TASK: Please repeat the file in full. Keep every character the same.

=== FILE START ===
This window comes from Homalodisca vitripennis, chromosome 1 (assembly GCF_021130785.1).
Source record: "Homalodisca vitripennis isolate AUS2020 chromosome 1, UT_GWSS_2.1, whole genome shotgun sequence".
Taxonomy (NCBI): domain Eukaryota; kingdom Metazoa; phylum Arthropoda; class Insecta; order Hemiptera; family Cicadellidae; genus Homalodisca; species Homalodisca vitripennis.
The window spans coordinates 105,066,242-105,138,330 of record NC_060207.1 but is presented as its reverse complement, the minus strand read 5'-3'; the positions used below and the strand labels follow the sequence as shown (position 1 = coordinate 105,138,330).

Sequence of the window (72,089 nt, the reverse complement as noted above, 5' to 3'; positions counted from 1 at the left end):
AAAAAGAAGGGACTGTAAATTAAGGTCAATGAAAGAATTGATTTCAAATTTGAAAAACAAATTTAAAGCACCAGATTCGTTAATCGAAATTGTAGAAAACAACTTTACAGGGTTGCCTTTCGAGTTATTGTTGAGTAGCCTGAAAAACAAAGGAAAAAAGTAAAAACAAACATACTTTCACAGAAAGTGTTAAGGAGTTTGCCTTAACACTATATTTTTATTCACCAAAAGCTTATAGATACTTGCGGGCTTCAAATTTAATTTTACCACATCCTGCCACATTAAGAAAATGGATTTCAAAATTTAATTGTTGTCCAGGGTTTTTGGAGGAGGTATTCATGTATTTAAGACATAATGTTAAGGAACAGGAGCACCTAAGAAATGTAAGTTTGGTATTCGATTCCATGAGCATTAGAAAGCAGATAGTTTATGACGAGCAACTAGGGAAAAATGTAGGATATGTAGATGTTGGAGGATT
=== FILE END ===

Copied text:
This window comes from Homalodisca vitripennis, chromosome 1 (assembly GCF_021130785.1).
Source record: "Homalodisca vitripennis isolate AUS2020 chromosome 1, UT_GWSS_2.1, whole genome shotgun sequence".
Taxonomy (NCBI): domain Eukaryota; kingdom Metazoa; phylum Arthropoda; class Insecta; order Hemiptera; family Cicadellidae; genus Homalodisca; species Homalodisca vitripennis.
The window spans coordinates 105,066,242-105,138,330 of record NC_060207.1 but is presented as its reverse complement, the minus strand read 5'-3'; the positions used below and the strand labels follow the sequence as shown (position 1 = coordinate 105,138,330).

Sequence of the window (72,089 nt, the reverse complement as noted above, 5' to 3'; positions counted from 1 at the left end):
AAAAAGAAGGGACTGTAAATTAAGGTCAATGAAAGAATTGATTTCAAATTTGAAAAACAAATTTAAAGCACCAGATTCGTTAATCGAAATTGTAGAAAACAACTTTACAGGGTTGCCTTTCGAGTTATTGTTGAGTAGCCTGAAAAACAAAGGAAAAAAGTAAAAACAAACATACTTTCACAGAAAGTGTTAAGGAGTTTGCCTTAACACTATATTTTTATTCACCAAAAGCTTATAGATACTTGCGGGCTTCAAATTTAATTTTACCACATCCTGCCACATTAAGAAAATGGATTTCAAAATTTAATTGTTGTCCAGGGTTTTTGGAGGAGGTATTCATGTATTTAAGACATAATGTTAAGGAACAGGAGCACCTAAGAAATGTAAGTTTGGTATTCGATTCCATGAGCATTAGAAAGCAGATAGTTTATGACGAGCAACTAGGGAAAAATGTAGGATATGTAGATGTTGGAGGATT